Five myths about Africa
Matt Damon, listen up: After five years of covering Africa, our departing correspondent tells how his perceptions have changed about a complex continent, including why some Africans resent celebrity visits.
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If you meet one Hezron Masitsa, you'll think he's an anomaly. But spend enough time as a reporter in Africa, and you'll find a peacemaker like him in nearly every community. It may be a doctor like Denis Mukwege setting up a gynecological hospital for the rape victims of eastern Congo. It may be a Wangari Maathai planting greenbelts to prevent the desertification of northern Kenya. It may be an aid worker like Emmanuel Uwurukundo, who lost much of his family during the Rwandan genocide and decided his survival gave him an obligation to help others, such as Darfuri refugees in camps in eastern Chad.Skip to next paragraph
Pessimism is terribly fashionable these days, but optimism tells me there's a reason societies produce peacemakers, and they should be given as much attention as the warmongers.
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3. Africa needs our help
It wasn't long after my arrival here that I noticed a steady stream of celebrities to Africa.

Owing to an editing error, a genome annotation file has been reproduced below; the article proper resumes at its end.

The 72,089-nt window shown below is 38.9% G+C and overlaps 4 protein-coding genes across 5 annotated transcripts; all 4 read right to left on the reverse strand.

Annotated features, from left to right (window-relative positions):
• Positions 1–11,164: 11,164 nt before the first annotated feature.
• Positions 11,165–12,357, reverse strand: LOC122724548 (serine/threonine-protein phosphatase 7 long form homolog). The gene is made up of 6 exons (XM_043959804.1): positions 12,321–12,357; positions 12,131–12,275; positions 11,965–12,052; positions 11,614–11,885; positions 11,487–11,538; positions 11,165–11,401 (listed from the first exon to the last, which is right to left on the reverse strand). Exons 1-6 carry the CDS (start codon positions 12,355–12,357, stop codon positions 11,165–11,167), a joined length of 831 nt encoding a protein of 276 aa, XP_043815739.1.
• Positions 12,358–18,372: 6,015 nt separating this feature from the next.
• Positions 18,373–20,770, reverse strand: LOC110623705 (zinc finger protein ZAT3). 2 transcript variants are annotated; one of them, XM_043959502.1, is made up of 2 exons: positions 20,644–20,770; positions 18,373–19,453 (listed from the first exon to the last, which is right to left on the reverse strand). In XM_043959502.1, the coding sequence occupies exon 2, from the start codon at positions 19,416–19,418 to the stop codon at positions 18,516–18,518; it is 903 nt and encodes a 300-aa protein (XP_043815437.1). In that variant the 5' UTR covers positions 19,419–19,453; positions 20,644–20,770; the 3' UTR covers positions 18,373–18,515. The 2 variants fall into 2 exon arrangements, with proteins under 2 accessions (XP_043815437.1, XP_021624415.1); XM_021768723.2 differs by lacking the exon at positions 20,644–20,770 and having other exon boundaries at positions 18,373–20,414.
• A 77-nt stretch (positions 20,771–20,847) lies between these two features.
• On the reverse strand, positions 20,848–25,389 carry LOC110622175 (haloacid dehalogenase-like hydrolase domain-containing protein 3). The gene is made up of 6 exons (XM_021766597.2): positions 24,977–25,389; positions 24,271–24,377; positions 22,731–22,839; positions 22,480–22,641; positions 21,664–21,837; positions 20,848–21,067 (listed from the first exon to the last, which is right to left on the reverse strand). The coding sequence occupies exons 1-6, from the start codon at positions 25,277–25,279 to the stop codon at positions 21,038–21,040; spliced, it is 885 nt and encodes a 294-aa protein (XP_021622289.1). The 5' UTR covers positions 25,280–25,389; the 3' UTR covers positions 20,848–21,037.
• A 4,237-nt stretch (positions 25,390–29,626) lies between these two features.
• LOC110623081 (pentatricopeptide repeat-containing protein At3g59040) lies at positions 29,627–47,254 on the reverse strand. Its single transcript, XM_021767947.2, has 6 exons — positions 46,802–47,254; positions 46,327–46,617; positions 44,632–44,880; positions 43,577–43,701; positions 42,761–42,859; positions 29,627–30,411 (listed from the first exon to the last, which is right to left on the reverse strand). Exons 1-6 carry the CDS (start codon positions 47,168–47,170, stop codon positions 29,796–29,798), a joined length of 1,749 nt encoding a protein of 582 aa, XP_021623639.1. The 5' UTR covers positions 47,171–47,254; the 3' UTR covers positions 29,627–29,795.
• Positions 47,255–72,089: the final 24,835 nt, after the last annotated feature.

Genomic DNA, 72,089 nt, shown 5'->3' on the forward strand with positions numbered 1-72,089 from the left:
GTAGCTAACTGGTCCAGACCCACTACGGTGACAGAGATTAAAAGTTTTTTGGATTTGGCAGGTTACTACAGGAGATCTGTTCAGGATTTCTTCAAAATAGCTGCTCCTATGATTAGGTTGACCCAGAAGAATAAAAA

Oprah Winfrey would come to check on her boarding school for girls outside Johannesburg. Former President Bill Clinton would come to Nairobi. George Clooney and Mia Farrow would visit the Darfur refugee camps in eastern Chad. Angelina Jolie would visit refugee camps in eastern Congo, and later give birth to a child in Namibia. Madonna would come, twice, to adopt children, and to set up an Oprah-style school for underprivileged girls.
Some of these celebrities had studied their material, as Matt Damon appears to have done on drinking water projects in Zambia. Others – let's just leave them unnamed – had not. Yet the derision of many Africans toward these famous outsiders was often the same, regardless.
"Oh, look," one South African friend muttered to me one day, seeing the perfect jaw line of a Hollywood star in a magazine article about that person's activism in Africa. "Another white Tarzan has come to save us benighted Africans."
It has taken me a while to get to the root of this ridicule. Is it because these famous politicians, supermodels, or box-office giants are making a big deal about a small problem? No, certainly genocide in Rwanda and war crimes in Darfur are matters that deserve attention. Is it that they are using these good acts to burnish their image? Maybe so.
But the real reason has to do with the perception that Africa is incapable of solving its own problems. Everyone needs a little assistance during a natural disaster, of course. In the ongoing drought in parts of Somalia, Ethiopia, and northern Kenya, food aid will keep millions of people alive who might otherwise die. During the Japanese earthquake and tsunami, and during the aftermath of hurricane Katrina in the US, even the world's richest nations were willing to take assistance from other nations, and Africa is no exception.